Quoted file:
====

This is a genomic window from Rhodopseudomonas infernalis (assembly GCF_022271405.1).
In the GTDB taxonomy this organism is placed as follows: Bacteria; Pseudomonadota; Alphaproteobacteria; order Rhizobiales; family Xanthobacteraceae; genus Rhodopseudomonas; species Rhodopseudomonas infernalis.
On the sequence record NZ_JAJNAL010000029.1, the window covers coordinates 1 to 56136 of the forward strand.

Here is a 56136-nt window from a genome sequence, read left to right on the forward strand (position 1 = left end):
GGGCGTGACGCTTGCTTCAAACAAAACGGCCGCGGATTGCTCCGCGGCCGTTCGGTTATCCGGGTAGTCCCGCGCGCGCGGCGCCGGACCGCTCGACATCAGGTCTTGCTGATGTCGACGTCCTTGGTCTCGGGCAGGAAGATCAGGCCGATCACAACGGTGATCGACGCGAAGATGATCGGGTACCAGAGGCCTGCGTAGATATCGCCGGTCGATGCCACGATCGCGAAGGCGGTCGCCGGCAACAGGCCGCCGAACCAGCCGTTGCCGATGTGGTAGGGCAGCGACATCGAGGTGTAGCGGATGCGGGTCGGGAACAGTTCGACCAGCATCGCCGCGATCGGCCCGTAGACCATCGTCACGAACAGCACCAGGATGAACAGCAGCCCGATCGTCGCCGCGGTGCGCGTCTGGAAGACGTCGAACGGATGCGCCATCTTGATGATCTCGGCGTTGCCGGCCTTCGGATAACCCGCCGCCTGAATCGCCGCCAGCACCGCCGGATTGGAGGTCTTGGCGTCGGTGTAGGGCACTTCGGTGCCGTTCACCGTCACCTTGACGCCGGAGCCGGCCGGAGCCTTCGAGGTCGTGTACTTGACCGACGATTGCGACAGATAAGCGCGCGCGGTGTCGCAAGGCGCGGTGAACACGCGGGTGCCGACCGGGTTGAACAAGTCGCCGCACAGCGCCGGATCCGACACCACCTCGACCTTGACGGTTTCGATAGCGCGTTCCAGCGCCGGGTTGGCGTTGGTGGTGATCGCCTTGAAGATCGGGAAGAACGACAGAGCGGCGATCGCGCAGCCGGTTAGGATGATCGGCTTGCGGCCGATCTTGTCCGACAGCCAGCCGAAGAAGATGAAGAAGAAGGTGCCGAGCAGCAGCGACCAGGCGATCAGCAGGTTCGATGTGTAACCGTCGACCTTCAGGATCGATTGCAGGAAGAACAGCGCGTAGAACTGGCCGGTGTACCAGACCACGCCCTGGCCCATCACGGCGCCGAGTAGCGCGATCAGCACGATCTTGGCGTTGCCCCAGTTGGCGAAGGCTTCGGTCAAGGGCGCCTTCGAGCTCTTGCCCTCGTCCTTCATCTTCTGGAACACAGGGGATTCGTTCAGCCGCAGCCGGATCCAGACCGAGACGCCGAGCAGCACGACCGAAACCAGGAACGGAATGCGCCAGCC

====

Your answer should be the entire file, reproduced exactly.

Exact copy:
This is a genomic window from Rhodopseudomonas infernalis (assembly GCF_022271405.1).
In the GTDB taxonomy this organism is placed as follows: Bacteria; Pseudomonadota; Alphaproteobacteria; order Rhizobiales; family Xanthobacteraceae; genus Rhodopseudomonas; species Rhodopseudomonas infernalis.
On the sequence record NZ_JAJNAL010000029.1, the window covers coordinates 1 to 56136 of the forward strand.

Here is a 56136-nt window from a genome sequence, read left to right on the forward strand (position 1 = left end):
GGGCGTGACGCTTGCTTCAAACAAAACGGCCGCGGATTGCTCCGCGGCCGTTCGGTTATCCGGGTAGTCCCGCGCGCGCGGCGCCGGACCGCTCGACATCAGGTCTTGCTGATGTCGACGTCCTTGGTCTCGGGCAGGAAGATCAGGCCGATCACAACGGTGATCGACGCGAAGATGATCGGGTACCAGAGGCCTGCGTAGATATCGCCGGTCGATGCCACGATCGCGAAGGCGGTCGCCGGCAACAGGCCGCCGAACCAGCCGTTGCCGATGTGGTAGGGCAGCGACATCGAGGTGTAGCGGATGCGGGTCGGGAACAGTTCGACCAGCATCGCCGCGATCGGCCCGTAGACCATCGTCACGAACAGCACCAGGATGAACAGCAGCCCGATCGTCGCCGCGGTGCGCGTCTGGAAGACGTCGAACGGATGCGCCATCTTGATGATCTCGGCGTTGCCGGCCTTCGGATAACCCGCCGCCTGAATCGCCGCCAGCACCGCCGGATTGGAGGTCTTGGCGTCGGTGTAGGGCACTTCGGTGCCGTTCACCGTCACCTTGACGCCGGAGCCGGCCGGAGCCTTCGAGGTCGTGTACTTGACCGACGATTGCGACAGATAAGCGCGCGCGGTGTCGCAAGGCGCGGTGAACACGCGGGTGCCGACCGGGTTGAACAAGTCGCCGCACAGCGCCGGATCCGACACCACCTCGACCTTGACGGTTTCGATAGCGCGTTCCAGCGCCGGGTTGGCGTTGGTGGTGATCGCCTTGAAGATCGGGAAGAACGACAGAGCGGCGATCGCGCAGCCGGTTAGGATGATCGGCTTGCGGCCGATCTTGTCCGACAGCCAGCCGAAGAAGATGAAGAAGAAGGTGCCGAGCAGCAGCGACCAGGCGATCAGCAGGTTCGATGTGTAACCGTCGACCTTCAGGATCGATTGCAGGAAGAACAGCGCGTAGAACTGGCCGGTGTACCAGACCACGCCCTGGCCCATCACGGCGCCGAGTAGCGCGATCAGCACGATCTTGGCGTTGCCCCAGTTGGCGAAGGCTTCGGTCAAGGGCGCCTTCGAGCTCTTGCCCTCGTCCTTCATCTTCTGGAACACAGGGGATTCGTTCAGCCGCAGCCGGATCCAGACCGAGACGCCGAGCAGCACGACCGAAACCAGGAACGGAATGCGCCAGCC